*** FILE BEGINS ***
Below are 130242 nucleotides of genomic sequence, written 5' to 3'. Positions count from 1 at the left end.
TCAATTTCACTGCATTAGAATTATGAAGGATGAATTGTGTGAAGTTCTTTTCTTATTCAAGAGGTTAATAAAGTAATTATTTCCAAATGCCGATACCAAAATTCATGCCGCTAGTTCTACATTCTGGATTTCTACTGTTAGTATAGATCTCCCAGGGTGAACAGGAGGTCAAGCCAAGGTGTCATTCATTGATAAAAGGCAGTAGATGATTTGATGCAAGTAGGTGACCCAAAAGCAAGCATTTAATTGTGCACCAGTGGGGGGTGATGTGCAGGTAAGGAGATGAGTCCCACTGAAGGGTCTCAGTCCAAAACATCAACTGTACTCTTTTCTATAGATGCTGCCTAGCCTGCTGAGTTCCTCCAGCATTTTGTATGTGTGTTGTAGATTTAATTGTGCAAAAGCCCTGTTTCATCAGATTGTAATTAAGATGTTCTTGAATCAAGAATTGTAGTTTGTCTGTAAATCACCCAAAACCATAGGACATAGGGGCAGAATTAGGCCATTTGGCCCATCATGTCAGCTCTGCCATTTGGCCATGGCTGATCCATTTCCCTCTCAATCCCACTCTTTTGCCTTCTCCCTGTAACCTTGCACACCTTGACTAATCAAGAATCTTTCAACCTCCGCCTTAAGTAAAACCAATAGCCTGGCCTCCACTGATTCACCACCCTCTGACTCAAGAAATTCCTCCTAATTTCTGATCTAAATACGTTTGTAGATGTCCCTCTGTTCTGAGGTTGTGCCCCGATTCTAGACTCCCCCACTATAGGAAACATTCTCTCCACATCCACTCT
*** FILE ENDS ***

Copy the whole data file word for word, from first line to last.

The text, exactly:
Below are 130242 nucleotides of genomic sequence, written 5' to 3'. Positions count from 1 at the left end.
TCAATTTCACTGCATTAGAATTATGAAGGATGAATTGTGTGAAGTTCTTTTCTTATTCAAGAGGTTAATAAAGTAATTATTTCCAAATGCCGATACCAAAATTCATGCCGCTAGTTCTACATTCTGGATTTCTACTGTTAGTATAGATCTCCCAGGGTGAACAGGAGGTCAAGCCAAGGTGTCATTCATTGATAAAAGGCAGTAGATGATTTGATGCAAGTAGGTGACCCAAAAGCAAGCATTTAATTGTGCACCAGTGGGGGGTGATGTGCAGGTAAGGAGATGAGTCCCACTGAAGGGTCTCAGTCCAAAACATCAACTGTACTCTTTTCTATAGATGCTGCCTAGCCTGCTGAGTTCCTCCAGCATTTTGTATGTGTGTTGTAGATTTAATTGTGCAAAAGCCCTGTTTCATCAGATTGTAATTAAGATGTTCTTGAATCAAGAATTGTAGTTTGTCTGTAAATCACCCAAAACCATAGGACATAGGGGCAGAATTAGGCCATTTGGCCCATCATGTCAGCTCTGCCATTTGGCCATGGCTGATCCATTTCCCTCTCAATCCCACTCTTTTGCCTTCTCCCTGTAACCTTGCACACCTTGACTAATCAAGAATCTTTCAACCTCCGCCTTAAGTAAAACCAATAGCCTGGCCTCCACTGATTCACCACCCTCTGACTCAAGAAATTCCTCCTAATTTCTGATCTAAATACGTTTGTAGATGTCCCTCTGTTCTGAGGTTGTGCCCCGATTCTAGACTCCCCCACTATAGGAAACATTCTCTCCACATCCACTCT